Glendale Mayor Elaine Scruggs asks for a 37 percent pay raise, and the other Glendale CIty council members ask for a 94 percent pay raise. Thats after the Mayor asked for a 85% pay raise and the city council asked for a 157% pay raise.
City Council to ask voters for smaller pay increase
Louie Villalobos The Arizona Republic Feb. 24, 2006 12:00 AM
GLENDALE - Trying to propose something that residents would approve, Glendale City Council members will ask voters for a more moderate raise than was suggested a few weeks ago.
The council members will ask voters to increase the mayor's salary from $35,000 to $48,000 and to increase council members' salaries from $17,500 to $34,000.
The amounts are much less of a raise than was suggested by a citizens committee, which asked that the mayor's salary be bumped to $65,000 and the council members' salaries be raised to $45,000.
Mayor Elaine Scruggs suggested the lower pay raise, saying she didn't think voters would go for the larger increase.
Scruggs came up with those numbers by first accruing a 3 percent cost-of-living increase for the past 10 years for the mayor position. Council salaries were last reviewed in 1996. She suggested the salary be 70 percent of the mayor's salary.
That's something many cities with a district council, such as Glendale, already have in place, she said. The system has council members be in charge of designated districts within the city.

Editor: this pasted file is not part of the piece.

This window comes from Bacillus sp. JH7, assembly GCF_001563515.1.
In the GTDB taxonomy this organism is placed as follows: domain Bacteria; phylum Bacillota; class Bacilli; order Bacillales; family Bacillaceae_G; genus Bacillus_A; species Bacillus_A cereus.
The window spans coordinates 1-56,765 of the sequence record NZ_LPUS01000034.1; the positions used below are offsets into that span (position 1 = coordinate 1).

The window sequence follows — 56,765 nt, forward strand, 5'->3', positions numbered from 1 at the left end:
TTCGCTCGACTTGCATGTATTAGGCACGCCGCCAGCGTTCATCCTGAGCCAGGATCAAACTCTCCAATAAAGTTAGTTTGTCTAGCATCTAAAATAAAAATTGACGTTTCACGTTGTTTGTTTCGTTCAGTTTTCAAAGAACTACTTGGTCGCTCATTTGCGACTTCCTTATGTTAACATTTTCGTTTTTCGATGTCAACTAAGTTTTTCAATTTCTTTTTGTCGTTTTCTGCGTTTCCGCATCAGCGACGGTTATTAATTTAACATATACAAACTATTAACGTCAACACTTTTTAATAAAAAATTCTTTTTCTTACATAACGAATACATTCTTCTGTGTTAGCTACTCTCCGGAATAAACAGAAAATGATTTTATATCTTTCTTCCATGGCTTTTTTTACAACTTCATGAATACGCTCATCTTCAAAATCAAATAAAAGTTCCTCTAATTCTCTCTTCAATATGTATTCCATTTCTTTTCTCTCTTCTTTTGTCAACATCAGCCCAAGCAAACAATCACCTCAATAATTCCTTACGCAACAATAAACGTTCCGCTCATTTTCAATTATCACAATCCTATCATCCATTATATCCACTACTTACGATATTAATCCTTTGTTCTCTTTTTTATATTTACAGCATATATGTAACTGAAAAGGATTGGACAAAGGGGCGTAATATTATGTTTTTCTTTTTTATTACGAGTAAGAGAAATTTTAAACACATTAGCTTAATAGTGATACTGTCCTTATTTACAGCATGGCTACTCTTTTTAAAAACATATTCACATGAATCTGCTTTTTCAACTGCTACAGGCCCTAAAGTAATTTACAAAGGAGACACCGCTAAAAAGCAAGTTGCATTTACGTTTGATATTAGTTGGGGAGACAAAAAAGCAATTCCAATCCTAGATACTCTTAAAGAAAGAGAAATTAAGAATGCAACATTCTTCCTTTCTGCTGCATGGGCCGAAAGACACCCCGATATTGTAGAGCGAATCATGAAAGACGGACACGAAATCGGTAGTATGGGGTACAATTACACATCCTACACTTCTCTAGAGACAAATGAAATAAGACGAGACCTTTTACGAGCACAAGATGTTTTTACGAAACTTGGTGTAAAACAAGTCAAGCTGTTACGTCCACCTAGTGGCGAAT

"It is just such a different workload when you have a district council. I think the salaries do reflect that in other cities and should reflect that in Glendale," Scruggs said.
The suggested raises will be put into an ordinance for the council to approve next month. They will then be placed on the September ballot for voters to decide, as required by the city code.
All the members agreed with Scruggs on the lower suggested raise, despite most of the feedback being in support of the bigger increase.
Scruggs said many of the 32 residents who took the time to submit comments are very familiar with the council and how it operates. Some, she said, have served on city boards or commissions.
But she said they probably don't represent the 40 to 45 percent voter turnout she expects to see in September.
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